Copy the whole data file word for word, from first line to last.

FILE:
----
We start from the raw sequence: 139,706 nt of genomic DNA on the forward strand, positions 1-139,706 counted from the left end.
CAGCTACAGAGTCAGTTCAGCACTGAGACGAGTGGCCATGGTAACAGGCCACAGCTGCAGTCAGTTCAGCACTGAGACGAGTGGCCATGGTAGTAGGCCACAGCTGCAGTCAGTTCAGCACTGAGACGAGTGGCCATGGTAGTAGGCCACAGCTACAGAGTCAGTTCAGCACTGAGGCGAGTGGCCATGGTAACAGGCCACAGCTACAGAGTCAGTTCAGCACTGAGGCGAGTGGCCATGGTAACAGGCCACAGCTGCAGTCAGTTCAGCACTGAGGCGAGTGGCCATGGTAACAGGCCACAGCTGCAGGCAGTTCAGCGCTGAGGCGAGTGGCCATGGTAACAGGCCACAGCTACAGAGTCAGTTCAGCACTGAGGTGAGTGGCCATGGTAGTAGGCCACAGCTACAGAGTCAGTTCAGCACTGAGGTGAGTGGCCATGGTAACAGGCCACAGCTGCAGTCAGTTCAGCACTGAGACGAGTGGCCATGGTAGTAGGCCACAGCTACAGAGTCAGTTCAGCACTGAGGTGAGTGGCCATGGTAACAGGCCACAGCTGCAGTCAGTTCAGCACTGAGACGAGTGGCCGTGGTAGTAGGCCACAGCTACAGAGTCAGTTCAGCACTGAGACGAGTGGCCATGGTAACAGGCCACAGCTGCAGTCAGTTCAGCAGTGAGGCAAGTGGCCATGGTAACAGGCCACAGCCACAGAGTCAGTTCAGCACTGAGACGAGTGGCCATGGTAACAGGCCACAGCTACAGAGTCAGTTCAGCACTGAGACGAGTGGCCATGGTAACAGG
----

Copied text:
We start from the raw sequence: 139,706 nt of genomic DNA on the forward strand, positions 1-139,706 counted from the left end.
CAGCTACAGAGTCAGTTCAGCACTGAGACGAGTGGCCATGGTAACAGGCCACAGCTGCAGTCAGTTCAGCACTGAGACGAGTGGCCATGGTAGTAGGCCACAGCTGCAGTCAGTTCAGCACTGAGACGAGTGGCCATGGTAGTAGGCCACAGCTACAGAGTCAGTTCAGCACTGAGGCGAGTGGCCATGGTAACAGGCCACAGCTACAGAGTCAGTTCAGCACTGAGGCGAGTGGCCATGGTAACAGGCCACAGCTGCAGTCAGTTCAGCACTGAGGCGAGTGGCCATGGTAACAGGCCACAGCTGCAGGCAGTTCAGCGCTGAGGCGAGTGGCCATGGTAACAGGCCACAGCTACAGAGTCAGTTCAGCACTGAGGTGAGTGGCCATGGTAGTAGGCCACAGCTACAGAGTCAGTTCAGCACTGAGGTGAGTGGCCATGGTAACAGGCCACAGCTGCAGTCAGTTCAGCACTGAGACGAGTGGCCATGGTAGTAGGCCACAGCTACAGAGTCAGTTCAGCACTGAGGTGAGTGGCCATGGTAACAGGCCACAGCTGCAGTCAGTTCAGCACTGAGACGAGTGGCCGTGGTAGTAGGCCACAGCTACAGAGTCAGTTCAGCACTGAGACGAGTGGCCATGGTAACAGGCCACAGCTGCAGTCAGTTCAGCAGTGAGGCAAGTGGCCATGGTAACAGGCCACAGCCACAGAGTCAGTTCAGCACTGAGACGAGTGGCCATGGTAACAGGCCACAGCTACAGAGTCAGTTCAGCACTGAGACGAGTGGCCATGGTAACAGG